July 28, 2007


I'm going away on holiday, here's two U.K. one-offs to keep you entertained. The Rings featured legendary (Pink Fairies, Pretty Things, Tomorrow, Syd Barrett) 60's-70's drummer Twink on vocals (so who's drumming? Rod Latter, later of the Adverts, that's who). A great rocking slab of early UK punk; as the Pink Fairies were often called the English MC5, I guess that makes the Rings the English Sonic's Rendezvous Band!
The Subs, from Scotland, even had "1 Off" as their catalogue number so I guess Stiff records had no high hopes for this bunch. Too bad, as this is great melodic singalongapunk that even copies the intro of Stiff ur-punk record "New Rose".
See ya later!

The Rings - I Wanna Be Free
The Rings - Automobile (Chiswick Records, 1977)
The Subs - Gimme Your Heart
The Subs - Party Clothes (Stiff Records, 1978)

July 17, 2007


"Why don't you rip off your badges, you look like a christmas tree!", The Ex sang in '82. I guess they weren't too crazy about the identikit "leather, bristles, studs and acne" punk hordes. But for a 15-year-old living in the sticks like me, wearing badges (and writing band names) on your jacket was another means of communicating with kindred spirits. It's hard to believe nowadays, but back then if you saw someone looking slightly "punk", you'd automatically start talking, even if you'd never met. In determining this "punkness", the coolness of the band names on the subject's badges/jacket was of far bigger importance than, say, hairstyles. (A friend of mine who had "NV Le Anderen" written on his jacket was once being followed by a couple of skinheads; after a wild chase it turned out they were actually the band in question, and wanted to thank him!)
Most Dutch punk bands had perfect names for printing on badges: Nitwitz, Svatsox, Zmiv, Bizkidz, Kotx, Ex (!): short and with as many angular characters that would give you lots of points at Scrabble as possible. But the coolest-looking band name of all was Rakketax. For a while, everybody seemed to be wearing Rakketax badges, and I have a sneaking suspicion it was more because of the great name and design than the music. Not that there was anything wrong with the music; both Rakketax incarnations turned out some great stuff.
First there was the female-fronted Utreg Punx line-up; their "Van Agt" was one of the very first mp3s I posted here. With singer Fretje they also recorded a single ("Rats"/ "What's for Dinner?") but that was never released. Fretje left to sing for the Pin-Offs (one song, "Rats" - yes, the same one - , on a comp LP), then became a journalist. While Rakketax' second line-up featured almost all new members, they still played the same kind of intelligent, catchy but still noisy punk. Their 6-song EP from 1981 is also one of the best-sounding records of the period (most studio stuff, for instance the Lullabies EP's, sounded too dry and separated). I love the trebly (Fender?) guitar that alternates between punk thrashing and chimey, almost new-wavey riffs. If you like this, also check out their tracks on Als Je Haar Maar Goed Zit from the following year.

Decadence Floor

July 05, 2007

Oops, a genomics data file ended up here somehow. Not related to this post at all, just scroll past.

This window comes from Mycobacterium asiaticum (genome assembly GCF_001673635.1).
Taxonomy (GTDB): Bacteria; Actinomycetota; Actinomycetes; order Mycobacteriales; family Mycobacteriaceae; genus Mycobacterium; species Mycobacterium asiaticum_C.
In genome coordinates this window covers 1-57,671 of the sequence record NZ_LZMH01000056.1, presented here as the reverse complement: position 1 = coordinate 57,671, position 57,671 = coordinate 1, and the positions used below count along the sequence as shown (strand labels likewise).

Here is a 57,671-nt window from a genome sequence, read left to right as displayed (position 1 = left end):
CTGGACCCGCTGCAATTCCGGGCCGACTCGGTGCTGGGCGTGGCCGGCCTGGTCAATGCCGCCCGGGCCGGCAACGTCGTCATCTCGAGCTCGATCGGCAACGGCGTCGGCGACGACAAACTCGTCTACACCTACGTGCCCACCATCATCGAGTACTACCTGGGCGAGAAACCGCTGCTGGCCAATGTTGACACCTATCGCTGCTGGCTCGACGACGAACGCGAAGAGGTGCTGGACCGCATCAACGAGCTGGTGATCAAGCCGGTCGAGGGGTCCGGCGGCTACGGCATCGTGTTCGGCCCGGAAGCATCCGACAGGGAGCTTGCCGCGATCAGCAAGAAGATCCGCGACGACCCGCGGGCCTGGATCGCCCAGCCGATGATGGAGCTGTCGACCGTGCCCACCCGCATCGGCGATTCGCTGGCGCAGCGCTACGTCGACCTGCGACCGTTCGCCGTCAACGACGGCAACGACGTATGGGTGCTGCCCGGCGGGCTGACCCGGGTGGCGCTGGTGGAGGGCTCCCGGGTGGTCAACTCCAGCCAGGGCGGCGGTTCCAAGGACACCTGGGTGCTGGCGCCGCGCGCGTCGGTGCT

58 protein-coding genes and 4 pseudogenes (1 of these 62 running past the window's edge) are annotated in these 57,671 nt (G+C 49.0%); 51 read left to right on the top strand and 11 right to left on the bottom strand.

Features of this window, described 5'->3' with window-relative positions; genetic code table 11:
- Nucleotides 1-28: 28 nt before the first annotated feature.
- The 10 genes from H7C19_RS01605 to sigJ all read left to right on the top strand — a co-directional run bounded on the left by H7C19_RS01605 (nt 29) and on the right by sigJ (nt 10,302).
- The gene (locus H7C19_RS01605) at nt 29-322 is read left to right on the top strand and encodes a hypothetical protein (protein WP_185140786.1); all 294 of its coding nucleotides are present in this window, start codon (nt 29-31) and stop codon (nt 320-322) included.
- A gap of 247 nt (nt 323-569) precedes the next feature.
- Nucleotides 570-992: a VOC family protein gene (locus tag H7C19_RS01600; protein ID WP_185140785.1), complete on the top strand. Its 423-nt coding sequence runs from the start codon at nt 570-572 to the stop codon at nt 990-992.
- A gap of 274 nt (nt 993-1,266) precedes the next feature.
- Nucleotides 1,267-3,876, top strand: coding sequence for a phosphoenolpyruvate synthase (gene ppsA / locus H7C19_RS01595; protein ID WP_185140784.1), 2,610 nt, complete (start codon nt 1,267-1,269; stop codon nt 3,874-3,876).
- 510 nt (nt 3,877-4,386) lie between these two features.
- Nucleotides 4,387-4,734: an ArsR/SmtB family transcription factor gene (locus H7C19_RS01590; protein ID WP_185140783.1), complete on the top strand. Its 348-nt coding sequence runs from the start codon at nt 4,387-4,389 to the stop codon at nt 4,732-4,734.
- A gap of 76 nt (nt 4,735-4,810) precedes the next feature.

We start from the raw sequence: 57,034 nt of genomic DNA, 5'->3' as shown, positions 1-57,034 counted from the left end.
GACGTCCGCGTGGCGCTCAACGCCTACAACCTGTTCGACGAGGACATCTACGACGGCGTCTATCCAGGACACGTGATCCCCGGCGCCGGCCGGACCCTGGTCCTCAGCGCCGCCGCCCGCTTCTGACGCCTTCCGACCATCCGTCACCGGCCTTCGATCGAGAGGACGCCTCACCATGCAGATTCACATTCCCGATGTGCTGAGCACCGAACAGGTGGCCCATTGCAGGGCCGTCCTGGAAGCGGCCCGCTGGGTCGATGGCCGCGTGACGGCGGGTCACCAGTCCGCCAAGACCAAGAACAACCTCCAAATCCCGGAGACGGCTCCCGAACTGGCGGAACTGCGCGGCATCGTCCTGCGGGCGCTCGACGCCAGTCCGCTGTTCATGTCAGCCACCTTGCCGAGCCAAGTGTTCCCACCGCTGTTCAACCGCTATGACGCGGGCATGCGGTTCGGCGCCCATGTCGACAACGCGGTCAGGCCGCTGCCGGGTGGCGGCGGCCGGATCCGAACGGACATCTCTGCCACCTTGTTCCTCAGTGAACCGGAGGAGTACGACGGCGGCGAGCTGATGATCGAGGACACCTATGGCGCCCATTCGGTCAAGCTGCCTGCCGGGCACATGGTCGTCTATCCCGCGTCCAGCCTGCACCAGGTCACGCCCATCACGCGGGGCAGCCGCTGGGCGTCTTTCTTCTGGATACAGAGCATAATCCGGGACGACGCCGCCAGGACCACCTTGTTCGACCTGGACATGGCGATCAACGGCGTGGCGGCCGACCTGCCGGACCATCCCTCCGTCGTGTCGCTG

Here's a record I've never seen posted in any blog, so I guess I have to do it. Back when I started digging for early punk sounds there was very little information at hand; I'd look for band names I'd seen mentioned in MaximumRocknRoll, which happened to be mostly Bay Area bands: Crime, Avengers, Mutants, etcetera. I couldn't believe my luck when I came across a Mutants record called "Boss Man", only to find out these Mutants were from England and played disappointing pub-rock. (Ironically, nowadays this record is regarded a KBD punk classic - on eBay...) I was luckier when, around 1985, Cas B. (brother of Antidote's singer Benno) of the Hoorn Dropstyle record store put a box in front of me and said: "This just came in; you can have the whole box at 25 cents each." I checked out its contents and came up with two Frisco punk gems: the first Nuns EP and the Sleepers 5-song EP. I declined his offer to buy the whole box (god knows what else was in there that I didn't know at the time!), and went home with just these two slabs. While the Nuns - which Americana-fanatic Cas B. would be tickled to hear contained a young Alejandro Escovedo - delivered one great song ("Decadent Jew", one of the wildest punk tracks ever to feature piano) and two so-so cuts, the Sleepers just floored me. Trashy, grungy and druggy in that typical San Francisco "beatnik punk" way, but with a dark power that goes deeper than the usual punque roque, at times even psychedelic-sounding (the middle eight of "Linda" sounds exactly like the Jefferson Airplane's "White Rabbit"!). The weird thing was: while I was crazy about them (even made my own "Sleepers" T-shirt) they seemed to be beyond obscure. The only info I could gather about them was that one or two members later formed Flipper. Even later, with the revival of old punk nuggets (like, for instance, "Decadent Jew") courtesy of the Killed By Death-bootleg series, the Sleepers' more er... sleepy sounds fell between the cracks, not punk enough for KBD, not arty enough for the Residents/Tuxedomoon crowd. It took a one man crusade by rock journo Jon Savage to wake some people up to the magic of the Sleepers; I even think there's been a CD reissue. This is from my own scratchy vinyl:

She's Fun
Seventh World
No Time
(Win records, 1978)